It looks like Salil Tripathi, of late, has been in the news for all the wrong reasons. First it was this piece on Center Right India that examined his claims of being a libertarian, pro-free market, etc that led to some delightful exchanges on Twitter. And then he wrote an opinion piece in Mint titled Incredible Impunity, which should actually be titled Brazen Bias.
Salil Tripathi’s entire article on Mint seems to be motivated by the singular agenda of maligning Gujarat Chief Minister Narendra Modi. All of us are entitled to our biases about persons, and ideas and it’s good to express our biases openly because that fosters honest debate and discussion. That doesn’t mean we must allow our personal biases to triumph over facts like Salil Tripathi has demonstrated.
The first instance of bending facts is in the opening sentence where Salil Tripathi claims that Modi failed to protect the lives of “thousands of Gujaratis (a large majority of them being Muslims.)” The official death toll is 790 Muslims and 254 Hindus, a fact that Sriprakash Jaiswal, the then Union Minister of State for Home Affairs told the Upper House in May 2005. One also wonders why Salil Tripathi found the need to include the religion of a certain group of people who were killed especially after his note that Gujaratis were killed. Salil Tripathi also casually claims that 58 Hindus were “killed,” which is a gross understatement: those 58 Hindus were burnt alive in cold blood.
And then he says that it’s unfair to compare the post-Godhra riots with the 1984 Sikh massacre in Delhi. And it’s true: the two cannot be compared not because of the reason Salil Tripathi gives but for something that’s more fundamental. The 1984 Sikh massacre was an organized pogrom by the Congress party while the post-Godhra riots was a reaction whose provocation was the ghastly roasting alive of 58 innocent Hindus. A pogrom is where members of a specific religious/ethnic group are singled out for mass murder. This definition applies 100% to the 1984 Sikh pogrom. In case of the Gujarat riots, 58 Hindus were first roasted alive and then in the riots that followed, 790 Muslims and 254 Hindus were killed. Calling this a pogrom is twisting the definition of the term. Among others, Amnesty International called the Gujarat riots a pogrom against Muslims. And Salil Tripathi is an ex-employee of Amnesty International. Even if you don’t link these two together, it’s still inexplicable why Salil Tripathi has swallowed their terminology uncritically. Sans the train-burning provocation, the Gujarat riots wouldn’t have occurred.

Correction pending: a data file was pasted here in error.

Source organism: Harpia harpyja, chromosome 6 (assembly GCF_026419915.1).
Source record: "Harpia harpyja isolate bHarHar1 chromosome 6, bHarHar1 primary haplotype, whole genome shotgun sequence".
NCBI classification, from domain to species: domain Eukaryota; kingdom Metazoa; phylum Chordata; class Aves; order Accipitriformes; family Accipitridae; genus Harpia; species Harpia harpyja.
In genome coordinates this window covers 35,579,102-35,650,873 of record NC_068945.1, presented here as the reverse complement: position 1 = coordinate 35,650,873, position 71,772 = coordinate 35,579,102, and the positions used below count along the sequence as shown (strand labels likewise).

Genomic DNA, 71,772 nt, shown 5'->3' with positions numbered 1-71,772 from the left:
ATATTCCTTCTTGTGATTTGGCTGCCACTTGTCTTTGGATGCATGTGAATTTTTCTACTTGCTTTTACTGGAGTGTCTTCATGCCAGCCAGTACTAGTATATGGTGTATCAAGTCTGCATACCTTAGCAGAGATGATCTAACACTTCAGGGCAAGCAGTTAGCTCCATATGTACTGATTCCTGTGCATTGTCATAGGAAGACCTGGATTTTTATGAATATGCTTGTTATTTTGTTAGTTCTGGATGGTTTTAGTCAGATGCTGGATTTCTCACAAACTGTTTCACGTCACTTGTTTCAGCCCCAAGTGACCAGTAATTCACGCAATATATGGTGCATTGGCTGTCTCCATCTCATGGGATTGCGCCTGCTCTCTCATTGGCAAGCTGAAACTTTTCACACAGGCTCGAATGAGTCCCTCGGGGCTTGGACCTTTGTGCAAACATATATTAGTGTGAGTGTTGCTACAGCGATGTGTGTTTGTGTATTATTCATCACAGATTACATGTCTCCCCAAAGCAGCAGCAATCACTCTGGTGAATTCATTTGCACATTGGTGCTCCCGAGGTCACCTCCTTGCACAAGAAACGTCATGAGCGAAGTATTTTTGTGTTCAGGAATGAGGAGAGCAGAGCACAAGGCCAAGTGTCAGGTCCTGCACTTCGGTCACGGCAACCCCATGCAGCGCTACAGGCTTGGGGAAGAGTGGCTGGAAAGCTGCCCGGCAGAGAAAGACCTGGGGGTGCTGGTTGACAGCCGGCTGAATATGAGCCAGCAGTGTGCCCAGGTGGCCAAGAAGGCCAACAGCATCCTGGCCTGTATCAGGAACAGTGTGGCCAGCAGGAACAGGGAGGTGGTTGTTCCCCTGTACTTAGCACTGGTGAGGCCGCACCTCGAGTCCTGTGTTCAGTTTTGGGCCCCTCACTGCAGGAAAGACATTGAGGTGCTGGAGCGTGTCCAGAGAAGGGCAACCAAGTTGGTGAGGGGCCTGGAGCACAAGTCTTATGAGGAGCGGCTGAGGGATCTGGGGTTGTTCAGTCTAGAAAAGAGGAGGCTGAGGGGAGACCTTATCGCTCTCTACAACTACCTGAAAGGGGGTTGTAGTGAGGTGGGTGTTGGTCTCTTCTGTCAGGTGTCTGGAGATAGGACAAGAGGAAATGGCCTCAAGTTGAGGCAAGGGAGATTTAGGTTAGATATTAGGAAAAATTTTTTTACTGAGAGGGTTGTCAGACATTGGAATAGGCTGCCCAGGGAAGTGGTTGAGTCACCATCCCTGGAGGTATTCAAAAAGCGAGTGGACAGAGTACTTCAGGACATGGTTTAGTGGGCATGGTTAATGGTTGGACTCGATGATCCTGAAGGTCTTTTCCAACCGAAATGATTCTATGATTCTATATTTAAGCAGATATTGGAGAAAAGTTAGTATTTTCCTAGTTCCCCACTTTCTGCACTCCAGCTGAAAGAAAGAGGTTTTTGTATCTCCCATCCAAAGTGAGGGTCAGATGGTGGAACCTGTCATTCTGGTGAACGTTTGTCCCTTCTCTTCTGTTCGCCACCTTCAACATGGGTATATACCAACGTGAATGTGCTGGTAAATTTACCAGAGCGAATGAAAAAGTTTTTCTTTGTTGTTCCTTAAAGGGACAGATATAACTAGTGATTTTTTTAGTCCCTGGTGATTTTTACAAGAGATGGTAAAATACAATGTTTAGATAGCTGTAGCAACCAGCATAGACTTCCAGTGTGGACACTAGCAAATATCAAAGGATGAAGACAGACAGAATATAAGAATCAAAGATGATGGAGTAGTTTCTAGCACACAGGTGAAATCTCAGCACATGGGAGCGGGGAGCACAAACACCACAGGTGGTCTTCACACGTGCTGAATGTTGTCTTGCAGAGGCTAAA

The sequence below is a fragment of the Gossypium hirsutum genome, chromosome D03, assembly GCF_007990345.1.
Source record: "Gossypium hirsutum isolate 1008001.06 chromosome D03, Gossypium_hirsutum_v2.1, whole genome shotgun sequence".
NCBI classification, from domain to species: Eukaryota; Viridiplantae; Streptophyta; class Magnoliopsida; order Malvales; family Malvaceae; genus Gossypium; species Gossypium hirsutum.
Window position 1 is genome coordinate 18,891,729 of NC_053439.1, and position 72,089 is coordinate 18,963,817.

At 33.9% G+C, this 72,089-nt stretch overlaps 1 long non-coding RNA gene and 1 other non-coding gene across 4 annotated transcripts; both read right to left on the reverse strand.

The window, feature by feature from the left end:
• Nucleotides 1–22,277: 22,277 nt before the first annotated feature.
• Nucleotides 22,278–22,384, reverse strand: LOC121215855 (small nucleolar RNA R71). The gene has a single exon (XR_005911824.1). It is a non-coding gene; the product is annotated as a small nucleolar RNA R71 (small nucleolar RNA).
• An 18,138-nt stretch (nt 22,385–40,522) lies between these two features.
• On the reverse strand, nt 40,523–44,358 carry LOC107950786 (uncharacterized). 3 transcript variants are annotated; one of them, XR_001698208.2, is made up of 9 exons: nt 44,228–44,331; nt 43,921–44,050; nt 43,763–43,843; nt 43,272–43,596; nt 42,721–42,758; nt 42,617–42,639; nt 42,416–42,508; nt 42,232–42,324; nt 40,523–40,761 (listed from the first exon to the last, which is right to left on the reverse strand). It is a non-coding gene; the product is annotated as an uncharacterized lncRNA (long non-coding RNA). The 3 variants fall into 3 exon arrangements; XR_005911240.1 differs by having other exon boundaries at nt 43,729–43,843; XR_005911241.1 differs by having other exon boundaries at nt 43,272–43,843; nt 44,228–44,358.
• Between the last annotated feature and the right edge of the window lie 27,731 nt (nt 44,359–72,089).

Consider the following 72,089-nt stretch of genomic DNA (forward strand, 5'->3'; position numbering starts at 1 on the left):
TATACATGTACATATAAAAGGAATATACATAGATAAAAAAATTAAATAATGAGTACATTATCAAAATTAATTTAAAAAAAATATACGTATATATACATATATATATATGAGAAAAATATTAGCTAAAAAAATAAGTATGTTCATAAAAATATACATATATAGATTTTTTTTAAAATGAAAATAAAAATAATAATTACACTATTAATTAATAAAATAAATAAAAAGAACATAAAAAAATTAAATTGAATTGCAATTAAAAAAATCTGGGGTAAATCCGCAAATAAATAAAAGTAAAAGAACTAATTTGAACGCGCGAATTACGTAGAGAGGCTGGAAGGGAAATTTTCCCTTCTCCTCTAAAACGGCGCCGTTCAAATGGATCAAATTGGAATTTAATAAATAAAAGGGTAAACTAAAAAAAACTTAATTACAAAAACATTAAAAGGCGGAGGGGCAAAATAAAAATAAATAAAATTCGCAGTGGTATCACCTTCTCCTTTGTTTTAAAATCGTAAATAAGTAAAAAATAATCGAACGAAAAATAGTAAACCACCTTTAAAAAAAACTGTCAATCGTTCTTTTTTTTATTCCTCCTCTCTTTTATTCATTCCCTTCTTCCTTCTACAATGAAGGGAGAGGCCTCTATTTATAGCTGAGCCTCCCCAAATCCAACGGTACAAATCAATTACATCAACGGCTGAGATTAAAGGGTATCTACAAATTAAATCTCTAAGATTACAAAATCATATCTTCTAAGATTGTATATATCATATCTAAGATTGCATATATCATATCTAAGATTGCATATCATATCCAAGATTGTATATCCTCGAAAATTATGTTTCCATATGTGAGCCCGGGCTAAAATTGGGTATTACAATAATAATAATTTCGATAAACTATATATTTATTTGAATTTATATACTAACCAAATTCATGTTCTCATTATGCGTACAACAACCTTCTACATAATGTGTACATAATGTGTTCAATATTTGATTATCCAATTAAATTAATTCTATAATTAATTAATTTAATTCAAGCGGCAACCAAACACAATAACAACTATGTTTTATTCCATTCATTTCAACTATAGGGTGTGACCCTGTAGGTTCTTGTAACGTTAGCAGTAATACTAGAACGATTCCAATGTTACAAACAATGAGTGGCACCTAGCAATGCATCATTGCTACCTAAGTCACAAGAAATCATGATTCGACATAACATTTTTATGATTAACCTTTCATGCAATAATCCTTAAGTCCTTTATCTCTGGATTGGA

Salil Tripathi who chastises Modi while sounding like a Rajiv Gandhi-apologist, conveniently omits one important fact: while losing his mother to the bullets of her own bodyguards is terrible, as Prime Minister, he could’ve conducted himself with dignity by appealing to and ensuring peace by taking preventive measures instead of proclaiming that the 3000-odd innocent Sikhs deserved their death with “When a giant tree falls, the earth below shakes.” We also wonder why Salil Tripathi thought it fit to mention the religious identity of Indira Gandhi’s bodyguards. Apparently, for Salil Tripathi, Modi deploying the army within 20 hours since the riots began is not enough but the 3 days of relentless Sikh-bloodletting—no police or army was deployed –is somehow excusable because Rajiv Gandhi was in grief, a grief that cost 3000 Sikhs their lives and left the survivors and their future generations scarred. If only Salil Tripathi had read Jarnail Singh’s I Accuse… he would not—if he was human—muster the guts to write stuff like Rajiv Gandhi was in grief.
It also helps to have a historical sense: since Independence, every communal riot that has occurred in different states has occurred when there was a Congress government ruling those states:
· 1969 Gujarat riots where 65% of the riot victims were Muslims
· 1983 Assam riots where 2000 Muslims were killed because Indira Gandhi wanted early elections
· 1989 Bhagalpur riots where 800 Muslims were killed
· Of course, the 1984 pogrom against Sikhs
· 1992 Mumbai riots where 575 Muslims were killed.
The post-riot investigation reports in each case hold the Government machinery responsible for not controlling the riots in a timely manner. Salil Tripathi ignores all these documented instances and seems to be on a mission to demonize Modi for his perceived incompetence in managing the riots even when there’s evidence to the contrary.